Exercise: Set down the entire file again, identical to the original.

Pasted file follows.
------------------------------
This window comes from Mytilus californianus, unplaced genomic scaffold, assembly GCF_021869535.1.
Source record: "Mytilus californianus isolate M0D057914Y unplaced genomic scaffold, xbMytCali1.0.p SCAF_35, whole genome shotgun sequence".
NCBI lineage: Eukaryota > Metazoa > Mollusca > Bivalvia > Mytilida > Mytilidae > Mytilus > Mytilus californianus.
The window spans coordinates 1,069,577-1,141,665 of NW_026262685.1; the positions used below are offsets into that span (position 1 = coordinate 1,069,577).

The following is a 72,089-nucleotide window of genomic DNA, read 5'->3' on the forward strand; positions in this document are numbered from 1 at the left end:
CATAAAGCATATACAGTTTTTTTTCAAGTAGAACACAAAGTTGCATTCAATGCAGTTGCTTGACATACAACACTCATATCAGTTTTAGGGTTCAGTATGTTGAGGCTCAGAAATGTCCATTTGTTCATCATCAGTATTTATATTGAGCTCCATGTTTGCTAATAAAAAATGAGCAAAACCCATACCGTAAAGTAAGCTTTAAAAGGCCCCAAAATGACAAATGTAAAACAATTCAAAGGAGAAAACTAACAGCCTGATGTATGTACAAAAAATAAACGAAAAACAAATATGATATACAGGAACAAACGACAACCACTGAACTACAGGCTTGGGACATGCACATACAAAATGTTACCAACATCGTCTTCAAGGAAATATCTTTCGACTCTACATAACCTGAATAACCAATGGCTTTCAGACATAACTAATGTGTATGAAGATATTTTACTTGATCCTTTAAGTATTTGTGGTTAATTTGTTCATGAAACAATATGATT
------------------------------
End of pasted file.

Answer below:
This window comes from Mytilus californianus, unplaced genomic scaffold, assembly GCF_021869535.1.
Source record: "Mytilus californianus isolate M0D057914Y unplaced genomic scaffold, xbMytCali1.0.p SCAF_35, whole genome shotgun sequence".
NCBI lineage: Eukaryota > Metazoa > Mollusca > Bivalvia > Mytilida > Mytilidae > Mytilus > Mytilus californianus.
The window spans coordinates 1,069,577-1,141,665 of NW_026262685.1; the positions used below are offsets into that span (position 1 = coordinate 1,069,577).

The following is a 72,089-nucleotide window of genomic DNA, read 5'->3' on the forward strand; positions in this document are numbered from 1 at the left end:
CATAAAGCATATACAGTTTTTTTTCAAGTAGAACACAAAGTTGCATTCAATGCAGTTGCTTGACATACAACACTCATATCAGTTTTAGGGTTCAGTATGTTGAGGCTCAGAAATGTCCATTTGTTCATCATCAGTATTTATATTGAGCTCCATGTTTGCTAATAAAAAATGAGCAAAACCCATACCGTAAAGTAAGCTTTAAAAGGCCCCAAAATGACAAATGTAAAACAATTCAAAGGAGAAAACTAACAGCCTGATGTATGTACAAAAAATAAACGAAAAACAAATATGATATACAGGAACAAACGACAACCACTGAACTACAGGCTTGGGACATGCACATACAAAATGTTACCAACATCGTCTTCAAGGAAATATCTTTCGACTCTACATAACCTGAATAACCAATGGCTTTCAGACATAACTAATGTGTATGAAGATATTTTACTTGATCCTTTAAGTATTTGTGGTTAATTTGTTCATGAAACAATATGATT